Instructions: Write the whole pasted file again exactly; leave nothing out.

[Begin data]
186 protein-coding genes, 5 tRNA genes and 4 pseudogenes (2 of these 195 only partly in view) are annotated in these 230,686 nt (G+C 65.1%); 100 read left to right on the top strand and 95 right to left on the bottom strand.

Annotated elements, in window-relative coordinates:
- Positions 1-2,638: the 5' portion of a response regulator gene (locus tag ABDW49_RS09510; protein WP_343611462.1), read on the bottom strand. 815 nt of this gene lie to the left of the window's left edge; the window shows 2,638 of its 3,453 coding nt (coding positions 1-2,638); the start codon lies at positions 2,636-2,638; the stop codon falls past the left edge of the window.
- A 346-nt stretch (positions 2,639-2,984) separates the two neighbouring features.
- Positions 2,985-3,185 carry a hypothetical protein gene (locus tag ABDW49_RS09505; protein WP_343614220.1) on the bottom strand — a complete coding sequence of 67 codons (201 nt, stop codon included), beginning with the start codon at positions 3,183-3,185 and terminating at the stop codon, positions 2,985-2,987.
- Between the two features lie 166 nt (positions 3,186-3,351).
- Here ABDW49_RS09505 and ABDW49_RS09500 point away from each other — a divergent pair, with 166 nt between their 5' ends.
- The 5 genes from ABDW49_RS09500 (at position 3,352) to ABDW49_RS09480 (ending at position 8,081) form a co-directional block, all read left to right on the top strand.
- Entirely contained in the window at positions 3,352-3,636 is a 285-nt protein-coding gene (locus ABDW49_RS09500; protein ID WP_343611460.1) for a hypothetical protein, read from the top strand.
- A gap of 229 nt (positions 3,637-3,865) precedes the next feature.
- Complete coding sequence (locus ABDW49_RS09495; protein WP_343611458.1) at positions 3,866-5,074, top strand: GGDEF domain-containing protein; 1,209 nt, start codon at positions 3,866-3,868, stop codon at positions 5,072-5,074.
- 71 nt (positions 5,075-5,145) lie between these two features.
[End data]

186 protein-coding genes, 5 tRNA genes and 4 pseudogenes (2 of these 195 only partly in view) are annotated in these 230,686 nt (G+C 65.1%); 100 read left to right on the top strand and 95 right to left on the bottom strand.

Annotated elements, in window-relative coordinates:
- Positions 1-2,638: the 5' portion of a response regulator gene (locus tag ABDW49_RS09510; protein WP_343611462.1), read on the bottom strand. 815 nt of this gene lie to the left of the window's left edge; the window shows 2,638 of its 3,453 coding nt (coding positions 1-2,638); the start codon lies at positions 2,636-2,638; the stop codon falls past the left edge of the window.
- A 346-nt stretch (positions 2,639-2,984) separates the two neighbouring features.
- Positions 2,985-3,185 carry a hypothetical protein gene (locus tag ABDW49_RS09505; protein WP_343614220.1) on the bottom strand — a complete coding sequence of 67 codons (201 nt, stop codon included), beginning with the start codon at positions 3,183-3,185 and terminating at the stop codon, positions 2,985-2,987.
- Between the two features lie 166 nt (positions 3,186-3,351).
- Here ABDW49_RS09505 and ABDW49_RS09500 point away from each other — a divergent pair, with 166 nt between their 5' ends.
- The 5 genes from ABDW49_RS09500 (at position 3,352) to ABDW49_RS09480 (ending at position 8,081) form a co-directional block, all read left to right on the top strand.
- Entirely contained in the window at positions 3,352-3,636 is a 285-nt protein-coding gene (locus ABDW49_RS09500; protein ID WP_343611460.1) for a hypothetical protein, read from the top strand.
- A gap of 229 nt (positions 3,637-3,865) precedes the next feature.
- Complete coding sequence (locus ABDW49_RS09495; protein WP_343611458.1) at positions 3,866-5,074, top strand: GGDEF domain-containing protein; 1,209 nt, start codon at positions 3,866-3,868, stop codon at positions 5,072-5,074.
- 71 nt (positions 5,075-5,145) lie between these two features.